When we refer to the year 4000BCE we know that at this time the Ubaid tribe was eventually supplanted and pushed to a more northerly region; with the descendants of the Ubaid civilisation now known as the 'Marsh-Arabs' today. At this time we see the formation of the first cities, with Eridu being the first. However in truth the beginnings of the first city that being of the aforementioned Eridu (meaning good city) being of Ubaid in origin, as even the Sumers themselves were of the opinion that this cities origins began at around 8000BCE. With necessity being 'the mother of invention' an explosion of ideas occurred at this time and the first cities began by one simple idea and that was to protect arable farm land from rival villages or townships. To protect the aforementioned farmland crude walls were built around these proto-cities.

A sumerian Clay Sickle
A sumerian Clay Sickle

The Time of Irrigation Farming

Moving onto the Year 3800 BCE Irrigation farming was discovered by the use of canals dug (from the Indigna and the Burannu rivers) and maintained by the inhabitants. Maintaining these was such a central part of their culture that the king or even the En-Si (lord priest) of the city often worked as a part of the community in order to clear the 'black' silt and moss from the canals. At this time not only barley and dates were cultivated, but most shocking of all Poppies and their seeds were first used. Most people today are under the impression that these originally came from China, however this is false as they were first cultivated in ancient Sumer and much later sent on the sea-born trade route to China. The forerunner to opium was also used in the land of Sumer and was referred as Hul-Gil in other words 'Joy-Plant' for many of their religious ceremonies with the most notable being the 'bit akitu' festival.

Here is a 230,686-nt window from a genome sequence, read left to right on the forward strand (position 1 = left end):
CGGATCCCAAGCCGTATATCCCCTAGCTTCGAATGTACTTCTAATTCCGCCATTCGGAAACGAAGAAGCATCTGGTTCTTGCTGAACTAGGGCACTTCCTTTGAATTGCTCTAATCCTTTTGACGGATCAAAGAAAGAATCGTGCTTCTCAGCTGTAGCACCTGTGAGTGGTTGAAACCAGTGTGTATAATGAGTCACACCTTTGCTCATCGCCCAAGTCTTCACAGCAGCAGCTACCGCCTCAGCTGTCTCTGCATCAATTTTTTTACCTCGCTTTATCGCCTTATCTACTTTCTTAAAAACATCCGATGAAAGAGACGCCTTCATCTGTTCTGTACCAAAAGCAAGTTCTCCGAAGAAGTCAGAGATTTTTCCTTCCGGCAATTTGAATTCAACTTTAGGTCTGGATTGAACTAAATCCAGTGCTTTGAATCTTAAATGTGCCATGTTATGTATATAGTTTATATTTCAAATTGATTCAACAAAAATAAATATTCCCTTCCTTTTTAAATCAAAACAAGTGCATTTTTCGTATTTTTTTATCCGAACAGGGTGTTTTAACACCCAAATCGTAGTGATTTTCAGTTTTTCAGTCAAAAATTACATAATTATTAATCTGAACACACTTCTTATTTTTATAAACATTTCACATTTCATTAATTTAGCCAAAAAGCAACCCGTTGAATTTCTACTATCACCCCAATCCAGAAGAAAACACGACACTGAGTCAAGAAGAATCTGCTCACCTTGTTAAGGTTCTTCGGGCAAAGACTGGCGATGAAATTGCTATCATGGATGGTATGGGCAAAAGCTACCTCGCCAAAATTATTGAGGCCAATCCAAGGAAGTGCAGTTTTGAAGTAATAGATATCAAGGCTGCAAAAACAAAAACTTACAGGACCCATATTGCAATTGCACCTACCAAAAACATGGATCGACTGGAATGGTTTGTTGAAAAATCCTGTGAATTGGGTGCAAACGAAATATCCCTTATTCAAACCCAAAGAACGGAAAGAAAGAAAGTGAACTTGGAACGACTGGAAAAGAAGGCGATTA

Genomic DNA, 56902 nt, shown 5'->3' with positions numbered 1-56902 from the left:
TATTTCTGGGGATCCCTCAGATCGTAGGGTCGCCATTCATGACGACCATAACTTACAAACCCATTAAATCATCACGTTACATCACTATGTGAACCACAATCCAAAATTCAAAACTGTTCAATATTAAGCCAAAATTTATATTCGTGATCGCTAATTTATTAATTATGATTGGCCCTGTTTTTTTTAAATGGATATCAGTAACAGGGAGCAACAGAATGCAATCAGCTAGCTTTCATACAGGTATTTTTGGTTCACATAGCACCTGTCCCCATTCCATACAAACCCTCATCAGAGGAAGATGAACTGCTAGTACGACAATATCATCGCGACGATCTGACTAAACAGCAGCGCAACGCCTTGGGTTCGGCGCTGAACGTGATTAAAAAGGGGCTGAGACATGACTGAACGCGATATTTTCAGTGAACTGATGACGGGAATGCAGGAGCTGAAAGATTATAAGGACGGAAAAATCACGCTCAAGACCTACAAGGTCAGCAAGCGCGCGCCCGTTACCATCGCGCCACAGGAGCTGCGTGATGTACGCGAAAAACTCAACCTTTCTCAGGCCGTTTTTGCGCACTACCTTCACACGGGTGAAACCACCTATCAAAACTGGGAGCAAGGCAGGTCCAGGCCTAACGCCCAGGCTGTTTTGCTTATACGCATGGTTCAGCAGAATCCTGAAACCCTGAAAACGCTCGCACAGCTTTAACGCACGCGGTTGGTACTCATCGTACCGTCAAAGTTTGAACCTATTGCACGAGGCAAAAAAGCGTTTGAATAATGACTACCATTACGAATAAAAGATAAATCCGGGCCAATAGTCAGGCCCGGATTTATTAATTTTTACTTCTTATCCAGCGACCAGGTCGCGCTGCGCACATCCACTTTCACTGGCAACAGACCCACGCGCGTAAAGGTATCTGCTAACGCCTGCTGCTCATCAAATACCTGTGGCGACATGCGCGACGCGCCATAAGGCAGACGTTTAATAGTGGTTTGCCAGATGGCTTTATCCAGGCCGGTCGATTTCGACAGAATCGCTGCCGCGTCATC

At the same time as the formation of irrigation farming, alcohol was first fermented and the use of barley bread known as Bappir was first used. The first crude form of alcohol was made by crumbling pieces of Bappir into water to form the first form of alcohol. For the common man of Sumer this was the mainstay of their diet and was so much an important part of their lives that they had a 'goddess' of brewing called 'Nin-Ka-Si' literally translated as 'Lady Dark Beer' However later the Sumers would develop a much more potent version of alcohol by the use of Bappir mixed with the juice of dates.

Sumerian Token
Sumerian Token

Clay Tokens and Accounting

With all these new developments, one needed a system of accounting of whom owned what and of that product and how many? Clay tokens were used (though there is some evidence that the first use of these were much earlier) with the impression of the product (essentially an image) for each item owned. As previously mentioned an impression of a sheep was used on a clay token to signify that this person owned 'one' sheep and this 'token' was kept in a clay 'wallet' called a Bullae (pronounced as Boo-La)

This was a great way of keeping track of who owned what, however it was not very good at 'how many? The reason for this is if one had five hundred sheep, fifty pots of beer and thirty cows then it stands to reason that one could not walk around with all these tokens, specially if you loose some of them, with the added addition of the sheer weight of all that clay.